Travel wishlist - Kirkstyle Inn, Dunning, Perthshire, Scotland on Sunday travel

A welcome stop-off for travellers in Strath Valley for centuries

The Kirkstyle Inn, Dunning, Perth


And just then, everything seemed perfect. Sunk deep in a battered leather armchair with a glass of red in hand, I turned to see mum take a little moment to herself with her dog in her lap, also with a glass of red in her hand. The real fire sizzled, popped and soothed, and right then nothing could harm us. We were at The Kirkstyle Inn on a wintry Tuesday night and we were happy in its warm embrace. “This is my kind of place,” mum said. Mum knows.

Room service

Step out of the inn and take no more than five or six steps and you will find your room, which sits in a separate building from the bar and restaurant. The inn is low-ceilinged and full of old curios, games and random knick-knacks that give it an unpretentious feel of a place full of people and memories.

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The rooms are, by contrast, light and more formally dressed. Mine, with cream carpets, white linen bedding and dark furniture, felt beautifully peaceful, so much so that I couldn’t resist climbing into the superking bed and resting my head in among the pillows shortly after arrival.

The wind was howling outside, the snow had been coming down and here I had found a perfect spot for a little cocooning, I rested, feeling that everything was well in order around me. The dog – dogs are very much part of the picture at The Kirkstyle Inn – drifted to sleep too.

Budget or boutique?

This inn has been a welcome stop-off for travellers heading through the Strath Valley for centuries. Step into its fold and you’ll find a genuine welcome, super lovely staff and surroundings full of nooks, crannies and little surprises. So boutique doesn’t really cover it. It was quiet when we stayed but you can imagine it full of laughter, irreverence and good times. It’s the perfect offering of country hospitality with the food, wine and ales really underlining the quality of time spent here.

Wining and dining

A night in the restaurant was pure enjoyment. Even the dog, who was allowed to sit under the table during dinner, served with a dog biscuit in a little bowl, agreed. The menu is short but makes a strong impression. A “posh salad” starter of smoked salmon and soft-boiled egg was all dressed up with a fine caper tartar and crostini, and the scallops with black pudding, apple and fennel were the perfect mix of earthy, fragrant and sweet. For mains, pink venison and sauté cabbage, sweet roasted carrots and onion mash, was the ultimate boost for this weary traveller, full of restorative goodness, the kind that puts colour in your cheeks. The fresh burrata ravioli with wilted spinach and mushrooms was a ray of light on a dark night.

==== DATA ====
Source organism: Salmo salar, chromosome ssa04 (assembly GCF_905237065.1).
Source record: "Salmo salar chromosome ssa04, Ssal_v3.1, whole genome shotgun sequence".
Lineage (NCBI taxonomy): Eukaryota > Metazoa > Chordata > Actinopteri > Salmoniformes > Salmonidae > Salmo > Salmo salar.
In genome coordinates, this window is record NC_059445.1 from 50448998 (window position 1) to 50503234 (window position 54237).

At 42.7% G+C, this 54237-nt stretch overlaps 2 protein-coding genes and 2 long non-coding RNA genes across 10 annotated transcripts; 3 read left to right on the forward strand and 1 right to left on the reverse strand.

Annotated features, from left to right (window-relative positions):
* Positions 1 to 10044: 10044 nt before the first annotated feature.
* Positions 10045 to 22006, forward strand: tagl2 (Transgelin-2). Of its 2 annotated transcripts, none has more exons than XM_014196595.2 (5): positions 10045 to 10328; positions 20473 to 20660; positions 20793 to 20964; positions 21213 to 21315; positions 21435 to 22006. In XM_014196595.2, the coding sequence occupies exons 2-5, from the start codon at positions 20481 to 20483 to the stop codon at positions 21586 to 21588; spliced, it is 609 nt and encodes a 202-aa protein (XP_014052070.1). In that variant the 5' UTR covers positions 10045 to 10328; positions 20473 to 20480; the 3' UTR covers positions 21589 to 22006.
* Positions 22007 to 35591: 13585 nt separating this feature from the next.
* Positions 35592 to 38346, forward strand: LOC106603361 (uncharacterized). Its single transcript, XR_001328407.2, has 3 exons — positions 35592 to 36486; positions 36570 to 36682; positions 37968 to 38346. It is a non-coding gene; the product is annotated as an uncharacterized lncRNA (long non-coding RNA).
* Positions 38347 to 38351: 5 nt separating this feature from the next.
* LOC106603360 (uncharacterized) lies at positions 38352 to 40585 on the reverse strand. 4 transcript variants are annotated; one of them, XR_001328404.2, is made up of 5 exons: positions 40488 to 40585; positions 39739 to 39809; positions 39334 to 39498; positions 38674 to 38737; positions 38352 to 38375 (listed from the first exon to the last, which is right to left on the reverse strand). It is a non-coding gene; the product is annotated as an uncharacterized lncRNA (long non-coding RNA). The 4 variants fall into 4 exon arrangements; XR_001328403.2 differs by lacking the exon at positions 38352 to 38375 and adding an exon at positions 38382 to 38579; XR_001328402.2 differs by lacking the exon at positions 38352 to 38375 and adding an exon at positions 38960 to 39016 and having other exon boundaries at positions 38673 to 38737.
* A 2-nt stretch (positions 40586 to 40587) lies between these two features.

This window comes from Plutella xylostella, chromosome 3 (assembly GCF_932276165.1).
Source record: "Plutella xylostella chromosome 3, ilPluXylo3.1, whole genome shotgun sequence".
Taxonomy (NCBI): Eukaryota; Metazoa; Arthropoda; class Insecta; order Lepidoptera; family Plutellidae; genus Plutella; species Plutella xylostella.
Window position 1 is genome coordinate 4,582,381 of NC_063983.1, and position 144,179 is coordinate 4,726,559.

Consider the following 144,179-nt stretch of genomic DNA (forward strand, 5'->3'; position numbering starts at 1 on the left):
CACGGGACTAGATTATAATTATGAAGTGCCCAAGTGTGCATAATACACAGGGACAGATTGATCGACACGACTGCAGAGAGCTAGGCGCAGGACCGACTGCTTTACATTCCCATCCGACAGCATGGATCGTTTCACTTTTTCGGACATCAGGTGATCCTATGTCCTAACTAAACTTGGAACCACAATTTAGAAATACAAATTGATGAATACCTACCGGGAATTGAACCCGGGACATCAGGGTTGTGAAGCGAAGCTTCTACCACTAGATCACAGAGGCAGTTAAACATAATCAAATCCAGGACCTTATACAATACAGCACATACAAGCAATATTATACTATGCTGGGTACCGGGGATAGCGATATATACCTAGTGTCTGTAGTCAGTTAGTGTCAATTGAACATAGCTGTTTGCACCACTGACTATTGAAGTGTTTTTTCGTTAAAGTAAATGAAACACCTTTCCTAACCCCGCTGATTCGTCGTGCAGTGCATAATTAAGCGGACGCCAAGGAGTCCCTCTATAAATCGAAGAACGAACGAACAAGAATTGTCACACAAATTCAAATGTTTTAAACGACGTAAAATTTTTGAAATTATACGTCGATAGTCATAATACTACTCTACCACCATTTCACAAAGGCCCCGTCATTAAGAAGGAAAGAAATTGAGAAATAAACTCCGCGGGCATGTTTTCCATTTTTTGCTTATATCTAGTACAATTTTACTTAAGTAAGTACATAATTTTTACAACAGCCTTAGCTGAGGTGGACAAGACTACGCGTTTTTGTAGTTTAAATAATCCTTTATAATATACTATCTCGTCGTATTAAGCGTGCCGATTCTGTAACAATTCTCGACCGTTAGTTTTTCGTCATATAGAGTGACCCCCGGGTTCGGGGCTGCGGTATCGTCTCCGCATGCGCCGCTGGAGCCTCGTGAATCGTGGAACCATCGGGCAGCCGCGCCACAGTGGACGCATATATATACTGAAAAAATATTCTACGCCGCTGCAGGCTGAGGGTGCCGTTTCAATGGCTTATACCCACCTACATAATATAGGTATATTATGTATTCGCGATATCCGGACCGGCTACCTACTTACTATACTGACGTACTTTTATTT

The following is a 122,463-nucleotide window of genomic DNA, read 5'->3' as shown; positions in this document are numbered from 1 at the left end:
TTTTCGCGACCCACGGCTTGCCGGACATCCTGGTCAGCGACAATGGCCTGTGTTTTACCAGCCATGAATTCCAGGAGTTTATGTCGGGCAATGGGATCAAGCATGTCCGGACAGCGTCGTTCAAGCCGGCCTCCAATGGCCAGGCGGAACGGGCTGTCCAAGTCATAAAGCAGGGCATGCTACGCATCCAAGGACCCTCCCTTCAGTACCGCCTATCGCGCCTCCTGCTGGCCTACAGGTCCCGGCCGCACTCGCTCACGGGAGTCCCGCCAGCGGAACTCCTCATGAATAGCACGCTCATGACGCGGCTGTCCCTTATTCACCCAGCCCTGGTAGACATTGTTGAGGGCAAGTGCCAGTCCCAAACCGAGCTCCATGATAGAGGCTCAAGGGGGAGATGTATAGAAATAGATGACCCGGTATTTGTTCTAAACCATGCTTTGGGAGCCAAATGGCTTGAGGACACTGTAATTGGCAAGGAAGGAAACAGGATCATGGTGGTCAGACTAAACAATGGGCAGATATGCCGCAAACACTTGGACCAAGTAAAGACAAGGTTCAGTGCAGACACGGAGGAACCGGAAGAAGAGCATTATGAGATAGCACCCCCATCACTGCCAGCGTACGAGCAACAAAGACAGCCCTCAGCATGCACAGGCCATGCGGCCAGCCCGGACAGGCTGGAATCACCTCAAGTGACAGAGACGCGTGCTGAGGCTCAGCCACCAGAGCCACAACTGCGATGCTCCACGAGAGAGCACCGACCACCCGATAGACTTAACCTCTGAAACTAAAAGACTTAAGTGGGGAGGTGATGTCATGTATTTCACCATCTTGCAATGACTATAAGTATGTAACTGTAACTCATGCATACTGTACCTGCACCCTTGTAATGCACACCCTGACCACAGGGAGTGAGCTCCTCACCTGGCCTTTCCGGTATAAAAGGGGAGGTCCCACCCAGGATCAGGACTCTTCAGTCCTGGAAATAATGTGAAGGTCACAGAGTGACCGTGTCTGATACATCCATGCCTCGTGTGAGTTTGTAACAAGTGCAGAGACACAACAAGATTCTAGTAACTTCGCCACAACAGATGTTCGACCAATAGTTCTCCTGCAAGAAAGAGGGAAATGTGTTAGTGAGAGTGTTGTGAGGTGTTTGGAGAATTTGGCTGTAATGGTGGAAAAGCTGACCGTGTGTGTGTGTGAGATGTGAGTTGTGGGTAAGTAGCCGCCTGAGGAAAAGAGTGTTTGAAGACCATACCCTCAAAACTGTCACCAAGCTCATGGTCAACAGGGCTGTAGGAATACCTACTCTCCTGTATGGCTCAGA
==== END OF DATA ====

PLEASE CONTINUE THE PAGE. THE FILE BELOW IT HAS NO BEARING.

Breakfast is kept as simple as possible with croissants, toast, boiled eggs and coffee served either in your room or back at the inn, with orders placed the night before. Personally, I like something a little hotter, a little more substantial, but it is enough to get you going in the morning.

Worth getting out of bed for

Dunning is fascinating. Destroyed by the Jacobites in 1715 as they marauded through Strathearn, it was rebuilt in the early 1800s with a thorn tree now marking the night the rebels sacked it. Today, there are more than 100 listed buildings.

Also leaving his mark was Constantine, King of the Picts from 789 to 820 who ruled from a palace at Forteviot, three miles northeast. The kingdom was marked by the Dupplin Cross, a 3m-high stone monument for which spent most of the last 1,200 years on a hill overlooking the palace site. In the late 1990s it was moved to St Serf’s Church at Dunning. On the day we visited, the church and graveyard were locked for the winter, but what a big piece of history for such a little place.

Also just to the west is the witch’s memorial to Maggie Wall, said to have been burnt here in 1657, and Elcho Castle to the north by the River Tay, a 16th-century towerhouse, once home to David, Lord Elcho, who fought at Culloden.

Little extras

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Endless coffees from the room’s Lavazza machine and touches of personality everywhere. Guests advised not to ask for soy milk with their hot drinks – “this is Dunning, not LA!”

Guest book comments

The real deal of Scottish country hospitality. Whether you are a layman or a laird, you’ll fit right in here.

Rates, £150 per night for a super king with bath, £110 per night for a super king with a shower room. The Kirkstyle Inn, Kirkstyle Square, Dunning, Perth PH2 0RR, (01764 684248,


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